Barbara Higham says dry eyes in menopause are literally something to cry about.

As we age, some bits of us will start to dry out. Once you are a woman of “a certain age”—as if wrinkles and a lack of moisture in other mucous membranes weren’t quite enough to put up with—dry eyes might also become a problem for you.

Dry Eyes in Menopause Something to Cry AboutDry eyes are more prevalent in women and specifically in the menopausal and postmenopausal age group. Large-scale epidemiological studies in the United States have shown that the rate of dry eye syndrome in women over 50 years old is nearly double that in men over 50 (Aggarwal, Peck, & Olsakovsky, 2017).

The definition and classification of Dry Eye Disease (DED) from the International Dry Eye WorkShop (2007) says it is a “multifactorial disease of the tears and ocular surface that results in symptoms of discomfort, visual disturbance, and tear film instability with potential damage to the ocular surface. It is accompanied by increased osmolarity of the tear film and inflammation of the ocular surface.” 

DED, also known as keratoconjunctivitis sicca, can cause debilitating symptoms including:

  • burning
  • a tired feeling
  • foreign body/gritty/scratchy sensation
  • blurred vision
  • oddly, an increase in tears
  • light sensitivity
  • inflammation

and can therefore affect more or less whatever you do in your daily life. Symptoms are aggravated by noxious agents (e.g. cooking fumes, tobacco smoke) and by increased evaporation of tears (e.g. air conditioning, central heating).

The changes that occur in menopause in the balance of your sex hormones—estrogens and androgens—influence production of all components of the tear film in our eyes. As our bodies age, we produce fewer tears and that makes the eyes vulnerable to infection. Tears are a solution of oils, proteins and electrolytes that essentially protect the eyes by lubricating and nourishing them. The tears we shed protect them from irritants that get into them. An excessive production of tears, watering eyes, is a symptom of DED that does not seem to make sense and you likely were not expecting. Possibly our bodies recognize that more lubrication is needed and overcompensate for the lack of moisture by making more tears.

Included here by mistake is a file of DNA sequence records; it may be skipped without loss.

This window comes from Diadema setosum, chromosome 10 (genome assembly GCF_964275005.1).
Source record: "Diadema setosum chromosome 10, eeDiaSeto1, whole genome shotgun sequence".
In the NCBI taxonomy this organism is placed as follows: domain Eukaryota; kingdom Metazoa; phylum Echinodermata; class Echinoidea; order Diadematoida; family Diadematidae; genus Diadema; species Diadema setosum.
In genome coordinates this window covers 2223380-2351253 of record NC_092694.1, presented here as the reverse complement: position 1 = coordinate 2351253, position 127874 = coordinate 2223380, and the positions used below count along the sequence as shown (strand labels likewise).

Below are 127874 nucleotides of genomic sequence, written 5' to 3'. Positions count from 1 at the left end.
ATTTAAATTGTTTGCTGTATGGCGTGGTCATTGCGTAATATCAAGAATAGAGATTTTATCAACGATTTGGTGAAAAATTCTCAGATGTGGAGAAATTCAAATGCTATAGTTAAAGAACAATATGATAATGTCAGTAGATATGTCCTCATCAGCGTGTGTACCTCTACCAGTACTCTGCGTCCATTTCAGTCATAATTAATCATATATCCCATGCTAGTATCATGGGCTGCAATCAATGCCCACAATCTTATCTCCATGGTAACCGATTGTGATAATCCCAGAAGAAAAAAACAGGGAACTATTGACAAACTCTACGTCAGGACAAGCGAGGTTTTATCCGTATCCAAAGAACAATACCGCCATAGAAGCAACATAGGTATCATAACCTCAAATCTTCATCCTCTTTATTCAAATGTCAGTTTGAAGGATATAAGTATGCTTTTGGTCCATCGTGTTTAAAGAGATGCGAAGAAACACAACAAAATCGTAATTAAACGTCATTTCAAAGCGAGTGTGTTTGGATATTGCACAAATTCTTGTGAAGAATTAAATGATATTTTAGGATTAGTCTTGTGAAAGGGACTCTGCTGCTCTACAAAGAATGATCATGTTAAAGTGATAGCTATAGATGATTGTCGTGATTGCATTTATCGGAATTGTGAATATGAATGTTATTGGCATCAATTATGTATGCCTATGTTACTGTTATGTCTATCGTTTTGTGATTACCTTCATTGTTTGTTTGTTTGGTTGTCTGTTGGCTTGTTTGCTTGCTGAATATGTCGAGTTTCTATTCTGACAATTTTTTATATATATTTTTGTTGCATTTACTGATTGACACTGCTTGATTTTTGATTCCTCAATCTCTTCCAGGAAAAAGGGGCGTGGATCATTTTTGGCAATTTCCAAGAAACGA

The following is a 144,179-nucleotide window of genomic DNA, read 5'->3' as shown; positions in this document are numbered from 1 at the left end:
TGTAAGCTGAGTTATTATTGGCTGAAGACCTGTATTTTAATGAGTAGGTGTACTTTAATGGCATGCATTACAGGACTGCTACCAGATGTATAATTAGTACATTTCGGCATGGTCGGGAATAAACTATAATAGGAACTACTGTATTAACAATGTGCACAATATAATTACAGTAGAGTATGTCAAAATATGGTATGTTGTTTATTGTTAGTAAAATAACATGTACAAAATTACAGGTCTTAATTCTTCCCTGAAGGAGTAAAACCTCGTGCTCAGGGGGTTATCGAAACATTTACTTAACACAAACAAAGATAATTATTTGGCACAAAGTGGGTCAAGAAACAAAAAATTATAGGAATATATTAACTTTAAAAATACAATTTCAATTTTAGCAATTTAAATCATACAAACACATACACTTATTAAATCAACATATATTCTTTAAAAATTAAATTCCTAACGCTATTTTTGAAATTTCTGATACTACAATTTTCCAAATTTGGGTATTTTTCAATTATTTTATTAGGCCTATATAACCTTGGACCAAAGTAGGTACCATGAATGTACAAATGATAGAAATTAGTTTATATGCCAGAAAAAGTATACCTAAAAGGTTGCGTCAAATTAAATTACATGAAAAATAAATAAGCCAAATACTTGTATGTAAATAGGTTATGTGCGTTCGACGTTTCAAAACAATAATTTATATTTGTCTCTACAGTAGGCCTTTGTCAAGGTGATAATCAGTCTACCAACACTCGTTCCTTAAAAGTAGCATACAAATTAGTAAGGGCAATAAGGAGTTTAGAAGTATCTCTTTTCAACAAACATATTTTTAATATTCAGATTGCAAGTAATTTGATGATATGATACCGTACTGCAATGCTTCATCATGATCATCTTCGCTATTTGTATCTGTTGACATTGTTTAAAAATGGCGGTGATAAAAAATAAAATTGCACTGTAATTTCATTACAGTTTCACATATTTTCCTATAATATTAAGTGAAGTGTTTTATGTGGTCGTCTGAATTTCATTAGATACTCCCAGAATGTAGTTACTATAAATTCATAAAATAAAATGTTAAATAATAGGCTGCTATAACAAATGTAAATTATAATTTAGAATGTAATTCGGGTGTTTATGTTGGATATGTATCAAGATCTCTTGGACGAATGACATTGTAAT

Whether you are menopausal or young, try to protect your eyes by avoiding the irritants in the air (smoke, dust) as much as possible. Don’t rub them! Use a humidifier if you have an overheated home. Wearing glasses when it’s windy or sunglasses when it’s bright may help, and avoid prolonged use of contact lenses. One simple yet effective way to keep lubricating your eyes is to blink more often!

Dry Eyes in Menopause Something to Cry About
Ken Tackett

Lubrication is the first line of treatment recommended for dry eyes and over-the-counter eye drops may provide relief. Systemic and topical omega-3 fatty acids and omega-6 fatty acids have been used recently as an additional treatment for dry eyes (Rand & Asbell, 2011). You can get them by eating fish or taking supplements.

It is clear from the research that alteration of sex hormones plays an important role in the pathophysiology of DED in perimenopausal and menopausal women. Yet DED remains very underrecognized in this group. Few women are aware that their symptoms of dry eyes have any connection with menopause and a physician will not always make that connection either. If you suffer from diabetes, rheumatoid arthritis or a thyroid disorder, unfortunately you are considerably more likely as you age to be troubled by DED as well.

Often, simple measures such as lubricating eye drops or creams will provide relief, decreasing tear outflow, and reducing eyelid inflammation. In more severe cases, anti-inflammatory, immunomodulatory, and rarely surgical interventions are required. New hormonal replacement treatments, both systemic and topical, are also evolving (AlAwlaqi & Hammadeh, 2016; Dawson, 2015) but the exact relationship between HRT and dry eye remains debatable.

Don’t suffer in silence. Speak to your healthcare providers about DED so they can help you find a suitable treatment and direct you towards ophthalmologic intervention where applicable.


Somebody Stole My IronAggarwal, S., Peck, T., & Olsakovsky, L. (2017). Dry eye syndrome in menopause and perimenopausal age group. Journal of Mid-Life Health, 8(2), 51. doi:10.4103/jmh.jmh_41_17

AlAwlaqi, A., & Hammadeh, M. (2016). Examining the relationship between hormone therapy and dry-eye syndrome in postmenopausal women. Menopause, 23(5), 550–555. doi:10.1097/gme.0000000000000570

Dawson, T. (2015).Testosterone eye drops: A novel treatment for dry eye disease. Ophthalmology Times.

surviving-the-death-of-your-exRand, A. L., & Asbell, P. A. (2011). Nutritional supplements for dry eye syndrome. Current Opinion in Ophthalmology, 22(4), 279–282. doi:10.1097/icu.0b013e3283477d23

Report of the Definition and Classification Subcommittee of the International Dry Eye WorkShop (2007) Ocul Surf. 2007;5:75–92.

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